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Food waste

Introducing food waste collections is seen by many people in the industry as an essential way to increase recycling rates. Some local authorities in England warn that the service is too costly, and there are indications ministers are not in favour of the idea.

Do you think the Government should introduce mandatory food waste collections from households?

01 food waste

MRW has often reported the case made in favour of mandatory food waste collections. But after local authorities such as Barnet announced it would stop its service, the case against has been strengthening. We asked those who opposed the mandatory route to give their reason (some comments below). It is perhaps a surprise that there is so much resistance, with nearly a third of respondents being against the idea.

There are no ‘party lines’ dividing businesses and councils. A third of respondents from local government were against mandatory collections, the same proportion as for those from a waste management company.

Scotland and Northern Ireland both look to be overtaking England’s overall recycling rate and are catching up with Wales because they have introduced separate household collections. Anaerobic digestion (AD) businesses obviously want access to more feedstock, and many argue that, by separating out food waste, quality improves for other recycling streams.

Through the survey we now see some well-reasoned arguments why separate food waste collections might just not be practical, and ones that the pro-lobby will have to overcome. There will be an uphill climb – the Government does not seem keen on legislating, and Defra chief scientific adviser Ian Boyd has said separate food waste collections would “require a robust business case”.

The most common theme in respondents’ comments was the cost to councils – which, as one said, “would end up with the end user having to pay”. Storage problems for householders was also often mentioned.

There is also scepticism about AD as a technology, with some saying incineration is a more efficient route. One simply said: “Too costly. Energy-from-waste is the way to go.”

Some responses from those who said ‘no’

“Food stream will be collected/separated from general waste (packaging) anyway via increased use of newer technology and machinery.”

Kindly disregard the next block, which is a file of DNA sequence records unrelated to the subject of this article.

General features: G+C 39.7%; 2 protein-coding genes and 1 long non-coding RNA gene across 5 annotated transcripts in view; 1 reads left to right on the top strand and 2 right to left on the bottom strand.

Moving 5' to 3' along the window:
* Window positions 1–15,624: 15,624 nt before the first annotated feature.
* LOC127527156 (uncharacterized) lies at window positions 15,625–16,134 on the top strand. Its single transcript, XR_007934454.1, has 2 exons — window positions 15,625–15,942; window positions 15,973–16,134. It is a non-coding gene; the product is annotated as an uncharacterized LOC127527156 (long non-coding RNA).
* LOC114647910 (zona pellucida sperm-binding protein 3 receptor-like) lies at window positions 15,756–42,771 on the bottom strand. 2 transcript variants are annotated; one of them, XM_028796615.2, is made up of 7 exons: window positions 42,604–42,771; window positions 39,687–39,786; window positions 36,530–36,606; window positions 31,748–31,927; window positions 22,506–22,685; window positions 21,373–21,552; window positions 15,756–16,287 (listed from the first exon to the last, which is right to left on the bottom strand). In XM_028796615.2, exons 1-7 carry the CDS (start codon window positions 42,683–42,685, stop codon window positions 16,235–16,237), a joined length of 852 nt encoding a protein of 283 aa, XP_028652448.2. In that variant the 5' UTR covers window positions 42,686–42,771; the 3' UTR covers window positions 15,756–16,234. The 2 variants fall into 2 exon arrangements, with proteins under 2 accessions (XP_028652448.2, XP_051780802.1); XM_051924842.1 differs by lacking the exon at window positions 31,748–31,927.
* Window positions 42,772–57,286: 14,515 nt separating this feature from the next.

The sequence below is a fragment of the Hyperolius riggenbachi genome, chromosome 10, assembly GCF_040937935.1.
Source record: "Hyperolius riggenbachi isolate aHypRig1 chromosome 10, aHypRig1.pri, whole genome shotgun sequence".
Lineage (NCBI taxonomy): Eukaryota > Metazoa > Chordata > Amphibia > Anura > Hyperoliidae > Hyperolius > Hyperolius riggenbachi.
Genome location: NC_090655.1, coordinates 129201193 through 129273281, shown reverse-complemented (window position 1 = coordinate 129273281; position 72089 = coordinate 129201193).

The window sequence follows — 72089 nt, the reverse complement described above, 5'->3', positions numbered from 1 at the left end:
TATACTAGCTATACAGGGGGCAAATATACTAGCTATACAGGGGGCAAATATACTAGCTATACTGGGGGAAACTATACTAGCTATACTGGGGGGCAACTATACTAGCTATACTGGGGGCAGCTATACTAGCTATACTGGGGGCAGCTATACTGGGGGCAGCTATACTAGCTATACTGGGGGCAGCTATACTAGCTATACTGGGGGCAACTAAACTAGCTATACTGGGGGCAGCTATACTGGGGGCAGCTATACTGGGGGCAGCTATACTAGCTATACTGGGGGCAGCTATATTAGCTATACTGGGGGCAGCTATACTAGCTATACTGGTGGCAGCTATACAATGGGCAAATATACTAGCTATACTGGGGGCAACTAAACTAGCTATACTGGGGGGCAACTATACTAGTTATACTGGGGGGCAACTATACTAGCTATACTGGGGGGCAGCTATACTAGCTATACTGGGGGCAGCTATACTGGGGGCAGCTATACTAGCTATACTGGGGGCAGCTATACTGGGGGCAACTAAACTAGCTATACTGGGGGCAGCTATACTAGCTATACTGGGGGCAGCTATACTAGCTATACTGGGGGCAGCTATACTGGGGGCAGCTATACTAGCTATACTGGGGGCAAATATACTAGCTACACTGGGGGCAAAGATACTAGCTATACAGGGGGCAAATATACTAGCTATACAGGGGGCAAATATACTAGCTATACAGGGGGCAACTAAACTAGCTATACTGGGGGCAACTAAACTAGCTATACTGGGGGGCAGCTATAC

“Food waste AD plants have low efficiency and reliability.”

“It depends how far away the residents are from the facility/depot. A 20-mile journey for 1kg of food waste might not be efficient/cost effective/carbon friendly.”

“Recycling should be a choice, not enforced. What next – fines for not recycling?”

“Increase in vermin and wild animals while it’s sat outside in the heat. I’m not sure what benefit food waste would have on the environment if collected separately.”

“Can’t be mandatory as some collections have a huge degree of difficulty for collections and is impossible to police.”

“Small volumes can’t be collected efficiently and, in any event, the outcome of energy production through AD, EfW or landfill gas is broadly the same. So why burn more fossil fuels collecting it for the same outcome?”

“Locally, we have no alternative form of disposal, only incineration.”

“Local authorities are struggling to operate the waste services at present – the extra cost would have to be passed on to the public.”

“Small volumes can’t be collected efficiently and, in any event, the outcome of energy production through AD, EfW or landfill gas is broadly the same. So why burn more fossil fuels collecting it for the same outcome?”

“Locally, we have no alternative form of disposal, only incineration.”

“Local authorities are struggling to operate the waste services at present – the extra cost would have to be passed on to the public.”

”The take-up is likely to be low and it is not efficient use of resources.”

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